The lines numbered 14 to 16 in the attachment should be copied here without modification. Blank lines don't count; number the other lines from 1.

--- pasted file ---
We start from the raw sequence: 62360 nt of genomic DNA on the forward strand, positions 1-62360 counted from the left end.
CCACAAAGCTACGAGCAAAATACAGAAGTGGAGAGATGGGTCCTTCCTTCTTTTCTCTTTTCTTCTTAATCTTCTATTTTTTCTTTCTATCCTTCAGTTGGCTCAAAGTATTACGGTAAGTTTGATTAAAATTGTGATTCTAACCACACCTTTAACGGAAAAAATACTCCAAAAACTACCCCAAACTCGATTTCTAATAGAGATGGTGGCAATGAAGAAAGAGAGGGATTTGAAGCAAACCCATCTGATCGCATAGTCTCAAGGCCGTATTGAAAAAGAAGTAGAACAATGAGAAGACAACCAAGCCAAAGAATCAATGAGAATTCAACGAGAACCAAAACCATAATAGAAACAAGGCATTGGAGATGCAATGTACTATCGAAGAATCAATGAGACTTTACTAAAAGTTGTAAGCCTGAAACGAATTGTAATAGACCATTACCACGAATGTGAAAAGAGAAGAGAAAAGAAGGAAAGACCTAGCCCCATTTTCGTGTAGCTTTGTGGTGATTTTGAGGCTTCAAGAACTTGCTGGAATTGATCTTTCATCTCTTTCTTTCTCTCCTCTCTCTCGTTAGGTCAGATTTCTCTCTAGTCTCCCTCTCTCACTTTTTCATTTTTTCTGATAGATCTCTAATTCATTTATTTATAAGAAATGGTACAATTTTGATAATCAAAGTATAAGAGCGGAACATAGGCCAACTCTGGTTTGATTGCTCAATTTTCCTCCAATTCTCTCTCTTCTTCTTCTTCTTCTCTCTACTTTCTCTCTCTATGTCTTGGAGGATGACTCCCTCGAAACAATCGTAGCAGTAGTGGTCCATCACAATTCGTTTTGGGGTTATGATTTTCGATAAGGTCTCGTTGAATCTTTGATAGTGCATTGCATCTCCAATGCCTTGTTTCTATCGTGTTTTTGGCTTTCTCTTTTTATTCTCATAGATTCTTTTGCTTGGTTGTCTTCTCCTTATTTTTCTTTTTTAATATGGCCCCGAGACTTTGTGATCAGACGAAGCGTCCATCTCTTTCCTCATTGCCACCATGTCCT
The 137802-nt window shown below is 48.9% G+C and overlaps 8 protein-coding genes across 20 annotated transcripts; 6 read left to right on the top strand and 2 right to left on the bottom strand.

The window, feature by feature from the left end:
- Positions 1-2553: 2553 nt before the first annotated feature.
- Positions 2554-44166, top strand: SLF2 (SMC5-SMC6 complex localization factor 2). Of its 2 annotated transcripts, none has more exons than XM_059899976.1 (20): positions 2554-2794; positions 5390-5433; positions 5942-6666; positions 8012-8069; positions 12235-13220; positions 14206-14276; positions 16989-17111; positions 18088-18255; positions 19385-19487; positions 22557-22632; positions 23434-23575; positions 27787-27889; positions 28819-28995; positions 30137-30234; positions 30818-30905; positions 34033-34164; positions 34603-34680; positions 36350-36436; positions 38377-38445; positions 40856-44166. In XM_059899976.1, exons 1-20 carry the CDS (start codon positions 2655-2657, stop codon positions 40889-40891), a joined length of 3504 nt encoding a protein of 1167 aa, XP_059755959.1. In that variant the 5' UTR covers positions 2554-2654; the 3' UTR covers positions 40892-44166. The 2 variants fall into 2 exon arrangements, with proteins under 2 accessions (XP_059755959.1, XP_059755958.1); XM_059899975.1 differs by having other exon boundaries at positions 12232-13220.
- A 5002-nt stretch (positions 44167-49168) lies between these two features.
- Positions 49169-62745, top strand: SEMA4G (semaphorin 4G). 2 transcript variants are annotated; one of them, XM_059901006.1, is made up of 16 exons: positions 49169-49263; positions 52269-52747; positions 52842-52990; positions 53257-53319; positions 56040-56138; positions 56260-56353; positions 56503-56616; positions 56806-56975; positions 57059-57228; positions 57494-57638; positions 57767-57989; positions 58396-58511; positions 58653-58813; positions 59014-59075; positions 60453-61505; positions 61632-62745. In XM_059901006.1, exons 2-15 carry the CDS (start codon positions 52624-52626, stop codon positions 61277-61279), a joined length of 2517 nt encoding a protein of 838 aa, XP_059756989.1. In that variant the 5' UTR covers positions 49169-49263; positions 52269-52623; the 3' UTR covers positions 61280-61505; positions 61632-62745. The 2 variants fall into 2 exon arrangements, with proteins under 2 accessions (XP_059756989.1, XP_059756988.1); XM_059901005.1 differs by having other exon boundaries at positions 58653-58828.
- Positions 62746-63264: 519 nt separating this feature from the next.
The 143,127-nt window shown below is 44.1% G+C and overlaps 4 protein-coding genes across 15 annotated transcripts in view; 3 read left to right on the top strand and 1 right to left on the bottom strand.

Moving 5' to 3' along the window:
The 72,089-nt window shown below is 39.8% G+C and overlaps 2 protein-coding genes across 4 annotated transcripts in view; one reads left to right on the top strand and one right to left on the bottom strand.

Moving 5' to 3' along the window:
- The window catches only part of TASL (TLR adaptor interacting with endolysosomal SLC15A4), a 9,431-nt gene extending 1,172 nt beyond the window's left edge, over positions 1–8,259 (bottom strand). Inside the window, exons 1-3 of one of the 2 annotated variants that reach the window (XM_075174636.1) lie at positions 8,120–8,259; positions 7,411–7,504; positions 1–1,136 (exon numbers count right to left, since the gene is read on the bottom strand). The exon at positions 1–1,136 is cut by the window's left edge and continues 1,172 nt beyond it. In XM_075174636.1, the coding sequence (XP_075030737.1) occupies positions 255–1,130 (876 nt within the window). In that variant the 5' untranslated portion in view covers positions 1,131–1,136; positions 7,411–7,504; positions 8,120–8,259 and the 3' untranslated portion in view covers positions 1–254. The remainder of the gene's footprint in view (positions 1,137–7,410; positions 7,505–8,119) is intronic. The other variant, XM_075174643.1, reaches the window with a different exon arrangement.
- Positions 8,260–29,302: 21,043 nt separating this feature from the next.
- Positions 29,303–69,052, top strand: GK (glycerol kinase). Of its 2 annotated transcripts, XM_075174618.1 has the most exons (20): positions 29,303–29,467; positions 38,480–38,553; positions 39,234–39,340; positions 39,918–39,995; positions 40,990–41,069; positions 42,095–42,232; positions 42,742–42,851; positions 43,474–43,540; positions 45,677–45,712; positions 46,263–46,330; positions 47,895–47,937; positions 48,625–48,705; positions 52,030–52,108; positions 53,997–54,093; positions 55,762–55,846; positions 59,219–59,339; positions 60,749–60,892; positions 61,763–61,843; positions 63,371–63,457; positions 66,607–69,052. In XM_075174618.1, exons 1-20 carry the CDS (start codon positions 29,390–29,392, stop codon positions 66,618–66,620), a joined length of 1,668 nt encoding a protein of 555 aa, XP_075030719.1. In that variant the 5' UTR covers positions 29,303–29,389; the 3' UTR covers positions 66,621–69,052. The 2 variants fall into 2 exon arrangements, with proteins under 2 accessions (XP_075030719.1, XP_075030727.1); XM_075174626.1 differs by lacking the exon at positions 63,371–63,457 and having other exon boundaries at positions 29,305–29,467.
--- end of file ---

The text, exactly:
- The window catches only part of TASL (TLR adaptor interacting with endolysosomal SLC15A4), a 9,431-nt gene extending 1,172 nt beyond the window's left edge, over positions 1–8,259 (bottom strand). Inside the window, exons 1-3 of one of the 2 annotated variants that reach the window (XM_075174636.1) lie at positions 8,120–8,259; positions 7,411–7,504; positions 1–1,136 (exon numbers count right to left, since the gene is read on the bottom strand). The exon at positions 1–1,136 is cut by the window's left edge and continues 1,172 nt beyond it. In XM_075174636.1, the coding sequence (XP_075030737.1) occupies positions 255–1,130 (876 nt within the window). In that variant the 5' untranslated portion in view covers positions 1,131–1,136; positions 7,411–7,504; positions 8,120–8,259 and the 3' untranslated portion in view covers positions 1–254. The remainder of the gene's footprint in view (positions 1,137–7,410; positions 7,505–8,119) is intronic. The other variant, XM_075174643.1, reaches the window with a different exon arrangement.
- Positions 8,260–29,302: 21,043 nt separating this feature from the next.
- Positions 29,303–69,052, top strand: GK (glycerol kinase). Of its 2 annotated transcripts, XM_075174618.1 has the most exons (20): positions 29,303–29,467; positions 38,480–38,553; positions 39,234–39,340; positions 39,918–39,995; positions 40,990–41,069; positions 42,095–42,232; positions 42,742–42,851; positions 43,474–43,540; positions 45,677–45,712; positions 46,263–46,330; positions 47,895–47,937; positions 48,625–48,705; positions 52,030–52,108; positions 53,997–54,093; positions 55,762–55,846; positions 59,219–59,339; positions 60,749–60,892; positions 61,763–61,843; positions 63,371–63,457; positions 66,607–69,052. In XM_075174618.1, exons 1-20 carry the CDS (start codon positions 29,390–29,392, stop codon positions 66,618–66,620), a joined length of 1,668 nt encoding a protein of 555 aa, XP_075030719.1. In that variant the 5' UTR covers positions 29,303–29,389; the 3' UTR covers positions 66,621–69,052. The 2 variants fall into 2 exon arrangements, with proteins under 2 accessions (XP_075030719.1, XP_075030727.1); XM_075174626.1 differs by lacking the exon at positions 63,371–63,457 and having other exon boundaries at positions 29,305–29,467.